Uchumi Supermarkets has written Sh240 million worth of cheques to its suppliers for May and June deliveries in a show of the retailer’s bid to avoid piling up new debt.
The group Thursday received their first batch of cheques through jointly operated accounts opened since the agreement was signed to bank cash received from goods sold.
Close to 170 suppliers agreed to resume furnishing its shelves with goods under an arrangement that gives them control over how they get paid.
“We are calling on more suppliers to bring back their goods as we sort things out. We hope to triple the payments through the escrow account this month,” Uchumi chief executive Julius Kipngetich said Thursday at the chain’s Ngong Hyper outlet.
The escrow accounts were opened at the Kenya Commercial Bank (KCB), Jamii Bora Bank and United Bank for Africa-Kenya (UBA).
The friendly suppliers on May 20 adopted a deed of settlement by which they were to resume supply of goods as long as the sales were deposited in an escrow account controlled by a suppliers’ council.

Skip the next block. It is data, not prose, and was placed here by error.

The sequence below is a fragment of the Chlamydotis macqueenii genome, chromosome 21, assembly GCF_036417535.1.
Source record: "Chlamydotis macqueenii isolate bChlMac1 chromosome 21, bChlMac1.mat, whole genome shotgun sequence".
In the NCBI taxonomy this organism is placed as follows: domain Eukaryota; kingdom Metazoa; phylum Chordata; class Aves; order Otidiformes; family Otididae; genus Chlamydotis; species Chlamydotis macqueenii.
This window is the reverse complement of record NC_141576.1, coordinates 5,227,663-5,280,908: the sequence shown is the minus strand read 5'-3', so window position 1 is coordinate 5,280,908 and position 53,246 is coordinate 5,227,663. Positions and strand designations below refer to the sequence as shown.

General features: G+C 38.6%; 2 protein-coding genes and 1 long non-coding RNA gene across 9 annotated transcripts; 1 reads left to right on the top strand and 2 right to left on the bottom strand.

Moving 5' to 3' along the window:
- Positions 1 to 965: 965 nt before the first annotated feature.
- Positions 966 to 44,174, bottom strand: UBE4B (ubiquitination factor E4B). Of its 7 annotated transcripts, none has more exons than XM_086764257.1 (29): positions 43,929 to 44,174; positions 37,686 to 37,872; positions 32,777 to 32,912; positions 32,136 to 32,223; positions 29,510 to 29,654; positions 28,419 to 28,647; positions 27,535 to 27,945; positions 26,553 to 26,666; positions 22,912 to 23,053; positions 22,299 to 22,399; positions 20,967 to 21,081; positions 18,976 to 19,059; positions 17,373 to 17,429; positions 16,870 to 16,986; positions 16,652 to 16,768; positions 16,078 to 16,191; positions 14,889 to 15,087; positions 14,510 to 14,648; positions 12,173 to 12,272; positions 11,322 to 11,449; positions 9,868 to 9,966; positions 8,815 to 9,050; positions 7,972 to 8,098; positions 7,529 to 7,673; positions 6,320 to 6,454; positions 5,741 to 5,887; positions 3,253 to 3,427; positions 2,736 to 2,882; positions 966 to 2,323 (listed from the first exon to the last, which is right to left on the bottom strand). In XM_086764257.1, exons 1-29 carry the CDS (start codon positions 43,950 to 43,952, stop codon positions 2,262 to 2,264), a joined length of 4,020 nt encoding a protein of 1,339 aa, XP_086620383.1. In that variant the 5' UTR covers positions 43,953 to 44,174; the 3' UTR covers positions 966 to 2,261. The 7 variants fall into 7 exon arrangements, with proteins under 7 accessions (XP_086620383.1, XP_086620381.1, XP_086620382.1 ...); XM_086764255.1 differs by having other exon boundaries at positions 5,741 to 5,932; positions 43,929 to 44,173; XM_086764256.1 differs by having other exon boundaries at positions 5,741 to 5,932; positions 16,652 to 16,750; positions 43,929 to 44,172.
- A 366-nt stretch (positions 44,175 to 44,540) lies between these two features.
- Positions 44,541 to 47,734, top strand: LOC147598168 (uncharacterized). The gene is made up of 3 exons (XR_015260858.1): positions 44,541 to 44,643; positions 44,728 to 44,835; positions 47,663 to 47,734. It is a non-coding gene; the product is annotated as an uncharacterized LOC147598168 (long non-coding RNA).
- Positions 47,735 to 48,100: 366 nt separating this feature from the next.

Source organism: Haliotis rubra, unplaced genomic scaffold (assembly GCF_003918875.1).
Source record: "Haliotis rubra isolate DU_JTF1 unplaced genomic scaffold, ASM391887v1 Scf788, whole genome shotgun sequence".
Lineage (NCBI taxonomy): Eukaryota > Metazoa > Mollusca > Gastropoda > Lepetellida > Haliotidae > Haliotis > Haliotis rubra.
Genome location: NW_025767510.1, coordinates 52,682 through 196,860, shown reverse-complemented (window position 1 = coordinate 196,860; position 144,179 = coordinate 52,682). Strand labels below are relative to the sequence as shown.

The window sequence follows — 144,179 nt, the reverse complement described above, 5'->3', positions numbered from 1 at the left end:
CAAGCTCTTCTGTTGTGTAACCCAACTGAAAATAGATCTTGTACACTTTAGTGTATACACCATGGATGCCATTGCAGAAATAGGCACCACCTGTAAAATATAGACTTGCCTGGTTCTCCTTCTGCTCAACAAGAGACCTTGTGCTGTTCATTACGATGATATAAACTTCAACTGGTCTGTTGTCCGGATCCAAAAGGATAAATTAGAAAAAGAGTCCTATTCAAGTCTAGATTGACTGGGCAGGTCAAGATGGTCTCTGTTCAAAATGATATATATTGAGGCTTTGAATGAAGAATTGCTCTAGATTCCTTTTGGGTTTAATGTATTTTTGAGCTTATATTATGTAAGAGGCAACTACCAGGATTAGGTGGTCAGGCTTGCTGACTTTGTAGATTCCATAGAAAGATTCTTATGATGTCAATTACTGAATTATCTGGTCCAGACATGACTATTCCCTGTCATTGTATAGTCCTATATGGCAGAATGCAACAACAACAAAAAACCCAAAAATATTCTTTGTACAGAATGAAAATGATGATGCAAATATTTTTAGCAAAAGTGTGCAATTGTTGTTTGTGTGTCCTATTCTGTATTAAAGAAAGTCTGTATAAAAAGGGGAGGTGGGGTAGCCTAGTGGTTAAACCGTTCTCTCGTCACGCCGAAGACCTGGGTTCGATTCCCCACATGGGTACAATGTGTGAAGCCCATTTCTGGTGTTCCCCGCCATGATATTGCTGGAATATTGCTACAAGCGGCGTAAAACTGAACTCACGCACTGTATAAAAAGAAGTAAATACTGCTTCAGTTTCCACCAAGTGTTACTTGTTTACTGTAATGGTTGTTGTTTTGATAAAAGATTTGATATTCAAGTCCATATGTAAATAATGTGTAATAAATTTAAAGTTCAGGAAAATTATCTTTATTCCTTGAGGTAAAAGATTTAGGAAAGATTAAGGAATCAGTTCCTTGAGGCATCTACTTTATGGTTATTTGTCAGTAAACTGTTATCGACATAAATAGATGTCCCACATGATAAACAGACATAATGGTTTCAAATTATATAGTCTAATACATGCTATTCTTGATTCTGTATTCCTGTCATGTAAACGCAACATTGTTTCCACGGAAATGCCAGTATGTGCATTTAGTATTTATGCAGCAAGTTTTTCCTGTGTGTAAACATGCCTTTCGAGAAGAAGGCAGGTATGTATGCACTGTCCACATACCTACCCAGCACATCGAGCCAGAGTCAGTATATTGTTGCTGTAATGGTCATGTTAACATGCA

Under the arrangement, Uchumi is getting 20 per cent of the revenues to pay rent, rates and staff costs and make a profit margin while the suppliers get 80 per cent of the cash.
Mr Kipngetich said the deed would remain in force until the supermarket chain gets back on its feet.
The council also adopted a charter for indoor management to ring fence the suppliers’ goods in case Uchumi is liquidated to give confidence to more suppliers to come on board.
The accounts would also hold proceeds from the disposed assets to settle the old debt of up to Sh3.6 billion.
KCB which holds the charge to Ngong Hyper supermarket that Uchumi sold at Sh1.4 billion is holding Sh400 million from the first tranche of the sale. The lender is owed Sh900 million.
Mr Kipngetich also said that sale of Uchumi’s Kasarani land “was in the final stages.”
Uchumi is also trying to convert part of the old supplier debt into equity and get a government bailout.
Mr Kipngetich said the next tranche is expected “in a matter of weeks,” which will allow them to further reduce their debt.